JoAnn Gometz

Writing | Editing | Content Strategy

Find Your Family

The sonar ping from my phone snapped my head away from my computer screen one evening last week. I glanced at the text alert and grinned.

The string of emojis translated to: "Phone handset. Phone handset. Transistor radio. Analog TV. Typewriter. Film projector. VHS tape. 35mm camera. Floppy disk. Clamp. Apple watch. Computer monitor. iPhone. iPhone. iPhone. iPhone."

Without hesitation, I texted back: "Rose. Dragon. Gorilla."

The response came a few days later: "Analog TV. Apple watch. and Pink bow. Bed. Dancing twins. Cool sunglasses smiley. Nerd glasses smiley?"

I waited 48 hours and replied: "Mermaid. Heart with a bow. Snowman. Donut. Waving hand. Cool sunglasses smiley."

This might all make more sense when you know that my correspondent was a 12-year-old girl whom I have know since she was born. I've known her dad since we were both about 13, and her mom since we were in our mid-20s. My young emoji pal was the first child born into our gang of friends and, until her brother came along a couple of years later, we joked that all of her friends were over five feet tall.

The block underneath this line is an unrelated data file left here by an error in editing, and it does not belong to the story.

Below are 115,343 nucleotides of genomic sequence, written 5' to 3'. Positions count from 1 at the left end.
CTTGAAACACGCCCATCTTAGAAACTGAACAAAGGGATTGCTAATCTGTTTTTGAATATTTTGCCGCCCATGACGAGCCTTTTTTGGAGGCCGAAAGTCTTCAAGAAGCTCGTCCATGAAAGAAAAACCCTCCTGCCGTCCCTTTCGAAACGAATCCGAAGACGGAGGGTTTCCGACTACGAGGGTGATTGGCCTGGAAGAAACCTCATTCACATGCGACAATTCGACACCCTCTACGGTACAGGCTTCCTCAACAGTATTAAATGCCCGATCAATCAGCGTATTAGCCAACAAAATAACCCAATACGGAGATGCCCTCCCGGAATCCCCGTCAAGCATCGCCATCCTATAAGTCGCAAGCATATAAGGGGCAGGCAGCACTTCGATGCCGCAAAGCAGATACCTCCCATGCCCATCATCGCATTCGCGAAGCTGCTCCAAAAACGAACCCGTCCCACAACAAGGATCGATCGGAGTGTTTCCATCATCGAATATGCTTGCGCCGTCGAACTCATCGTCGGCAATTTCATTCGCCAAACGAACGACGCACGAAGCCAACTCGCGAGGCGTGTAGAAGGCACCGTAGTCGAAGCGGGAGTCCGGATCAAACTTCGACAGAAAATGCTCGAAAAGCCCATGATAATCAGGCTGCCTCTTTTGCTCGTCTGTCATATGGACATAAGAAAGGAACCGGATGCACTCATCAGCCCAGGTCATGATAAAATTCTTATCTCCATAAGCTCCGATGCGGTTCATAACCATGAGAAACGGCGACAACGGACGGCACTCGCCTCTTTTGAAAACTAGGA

Last summer, I had the opportunity to spend a few days with my mini-pal and her family at their home in Seattle. It was the first time I'd had a long visit with them since our crew of pals began popping off in different directions four or five years ago. In addition to their cross-country move, two other families headed out to Portland. One of the men moved to Africa, where he married and welcomed a son. Another family moved closer to home, but far enough away that visits require a plan. One of the women just married recently and moved into the deep woods of New England with her husband. The few who stayed local have kids, and homes, and priorities that are (as they should be) vastly different from what they were back when my emoji-happy buddy was a baby. 

Still, from minute one, when I stepped out of the car in a hilltop neighborhood in the Emerald City, I was back with my people. The kids were excited to show off new skills and new favorite places. And new texting capabilities. Their dad was thrilled to show off his office building. And their mom and I ran away for a day to wander the markets and sample the local delicacies and catch up on the kinds of conversations that deeply trusted old friends have when they reconnect, no matter how long it's been.

Since then, now and again, a string of emojis periodically appears on my phone. Just one of my kid-friends, saying hi. And I'm more than happy to send a hi right back.